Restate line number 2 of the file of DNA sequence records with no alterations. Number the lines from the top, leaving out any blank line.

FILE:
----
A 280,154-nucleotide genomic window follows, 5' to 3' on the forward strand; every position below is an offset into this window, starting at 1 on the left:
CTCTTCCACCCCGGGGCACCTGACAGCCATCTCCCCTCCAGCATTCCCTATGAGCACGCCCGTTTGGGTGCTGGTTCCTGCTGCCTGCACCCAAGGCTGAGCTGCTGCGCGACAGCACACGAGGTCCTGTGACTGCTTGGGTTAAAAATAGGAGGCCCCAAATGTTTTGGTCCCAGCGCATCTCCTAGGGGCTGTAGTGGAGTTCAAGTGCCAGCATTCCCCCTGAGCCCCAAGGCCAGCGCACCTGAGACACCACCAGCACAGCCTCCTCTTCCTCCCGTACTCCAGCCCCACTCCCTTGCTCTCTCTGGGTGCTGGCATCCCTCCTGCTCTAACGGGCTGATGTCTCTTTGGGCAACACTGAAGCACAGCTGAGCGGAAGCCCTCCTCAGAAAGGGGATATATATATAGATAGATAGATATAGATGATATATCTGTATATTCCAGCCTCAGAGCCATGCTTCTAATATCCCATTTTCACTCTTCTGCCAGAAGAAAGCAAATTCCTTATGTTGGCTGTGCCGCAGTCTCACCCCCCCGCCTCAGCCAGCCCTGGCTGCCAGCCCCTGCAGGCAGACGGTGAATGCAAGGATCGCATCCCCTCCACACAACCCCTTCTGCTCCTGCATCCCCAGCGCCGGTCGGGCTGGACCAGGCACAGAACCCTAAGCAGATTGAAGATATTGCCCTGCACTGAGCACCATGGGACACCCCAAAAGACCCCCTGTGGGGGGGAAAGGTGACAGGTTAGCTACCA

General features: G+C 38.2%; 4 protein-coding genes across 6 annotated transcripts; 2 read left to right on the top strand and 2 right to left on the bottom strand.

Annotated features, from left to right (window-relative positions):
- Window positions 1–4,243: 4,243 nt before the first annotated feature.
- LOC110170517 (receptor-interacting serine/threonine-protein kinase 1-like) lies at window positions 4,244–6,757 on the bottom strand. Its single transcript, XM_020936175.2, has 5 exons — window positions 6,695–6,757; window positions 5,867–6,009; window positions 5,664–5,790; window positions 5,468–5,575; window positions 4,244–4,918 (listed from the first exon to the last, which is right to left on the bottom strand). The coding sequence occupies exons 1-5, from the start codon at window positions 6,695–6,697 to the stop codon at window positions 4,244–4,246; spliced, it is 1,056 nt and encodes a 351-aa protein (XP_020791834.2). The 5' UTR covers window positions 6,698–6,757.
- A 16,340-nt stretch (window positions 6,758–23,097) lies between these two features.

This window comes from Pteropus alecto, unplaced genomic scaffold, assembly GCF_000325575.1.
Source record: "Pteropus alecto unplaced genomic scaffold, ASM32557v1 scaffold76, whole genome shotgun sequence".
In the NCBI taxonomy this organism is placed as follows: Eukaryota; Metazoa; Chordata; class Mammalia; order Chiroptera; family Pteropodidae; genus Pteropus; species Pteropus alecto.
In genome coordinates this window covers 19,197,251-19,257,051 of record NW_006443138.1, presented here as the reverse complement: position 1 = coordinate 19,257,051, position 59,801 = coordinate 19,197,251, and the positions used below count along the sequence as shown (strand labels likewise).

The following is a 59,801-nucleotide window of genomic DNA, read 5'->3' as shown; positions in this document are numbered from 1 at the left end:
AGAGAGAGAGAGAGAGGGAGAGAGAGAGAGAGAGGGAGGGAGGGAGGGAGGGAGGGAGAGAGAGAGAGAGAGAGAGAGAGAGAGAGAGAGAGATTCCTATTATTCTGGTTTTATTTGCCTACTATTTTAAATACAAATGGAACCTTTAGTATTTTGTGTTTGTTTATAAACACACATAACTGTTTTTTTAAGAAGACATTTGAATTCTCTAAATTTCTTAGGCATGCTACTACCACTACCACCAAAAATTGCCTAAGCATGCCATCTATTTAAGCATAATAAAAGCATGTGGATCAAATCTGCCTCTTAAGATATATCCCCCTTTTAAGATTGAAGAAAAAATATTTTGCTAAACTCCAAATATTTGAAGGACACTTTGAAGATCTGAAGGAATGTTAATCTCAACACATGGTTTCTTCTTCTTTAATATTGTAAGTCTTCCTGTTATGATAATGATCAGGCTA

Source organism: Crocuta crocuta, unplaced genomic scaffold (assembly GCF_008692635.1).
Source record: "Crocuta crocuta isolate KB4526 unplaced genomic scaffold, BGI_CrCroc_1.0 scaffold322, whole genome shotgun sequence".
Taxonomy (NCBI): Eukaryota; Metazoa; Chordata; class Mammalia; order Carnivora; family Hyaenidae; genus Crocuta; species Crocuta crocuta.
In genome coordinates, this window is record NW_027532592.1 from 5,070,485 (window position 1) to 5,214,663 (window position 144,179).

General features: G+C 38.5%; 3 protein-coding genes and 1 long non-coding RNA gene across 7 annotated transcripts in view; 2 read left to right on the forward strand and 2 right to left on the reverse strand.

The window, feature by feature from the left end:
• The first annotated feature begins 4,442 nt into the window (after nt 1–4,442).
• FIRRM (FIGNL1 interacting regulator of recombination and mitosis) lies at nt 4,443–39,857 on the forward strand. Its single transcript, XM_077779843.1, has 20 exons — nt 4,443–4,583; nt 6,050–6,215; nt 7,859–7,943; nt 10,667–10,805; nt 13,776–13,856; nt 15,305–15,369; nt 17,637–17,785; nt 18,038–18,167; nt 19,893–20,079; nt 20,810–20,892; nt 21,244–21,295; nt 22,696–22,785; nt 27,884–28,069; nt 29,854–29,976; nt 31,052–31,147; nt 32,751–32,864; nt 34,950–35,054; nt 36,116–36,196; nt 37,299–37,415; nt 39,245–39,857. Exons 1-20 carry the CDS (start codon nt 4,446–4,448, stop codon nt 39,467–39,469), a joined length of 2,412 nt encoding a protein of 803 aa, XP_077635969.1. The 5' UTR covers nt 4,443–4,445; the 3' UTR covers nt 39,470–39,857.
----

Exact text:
CTCTTCCACCCCGGGGCACCTGACAGCCATCTCCCCTCCAGCATTCCCTATGAGCACGCCCGTTTGGGTGCTGGTTCCTGCTGCCTGCACCCAAGGCTGAGCTGCTGCGCGACAGCACACGAGGTCCTGTGACTGCTTGGGTTAAAAATAGGAGGCCCCAAATGTTTTGGTCCCAGCGCATCTCCTAGGGGCTGTAGTGGAGTTCAAGTGCCAGCATTCCCCCTGAGCCCCAAGGCCAGCGCACCTGAGACACCACCAGCACAGCCTCCTCTTCCTCCCGTACTCCAGCCCCACTCCCTTGCTCTCTCTGGGTGCTGGCATCCCTCCTGCTCTAACGGGCTGATGTCTCTTTGGGCAACACTGAAGCACAGCTGAGCGGAAGCCCTCCTCAGAAAGGGGATATATATATAGATAGATAGATATAGATGATATATCTGTATATTCCAGCCTCAGAGCCATGCTTCTAATATCCCATTTTCACTCTTCTGCCAGAAGAAAGCAAATTCCTTATGTTGGCTGTGCCGCAGTCTCACCCCCCCGCCTCAGCCAGCCCTGGCTGCCAGCCCCTGCAGGCAGACGGTGAATGCAAGGATCGCATCCCCTCCACACAACCCCTTCTGCTCCTGCATCCCCAGCGCCGGTCGGGCTGGACCAGGCACAGAACCCTAAGCAGATTGAAGATATTGCCCTGCACTGAGCACCATGGGACACCCCAAAAGACCCCCTGTGGGGGGGAAAGGTGACAGGTTAGCTACCA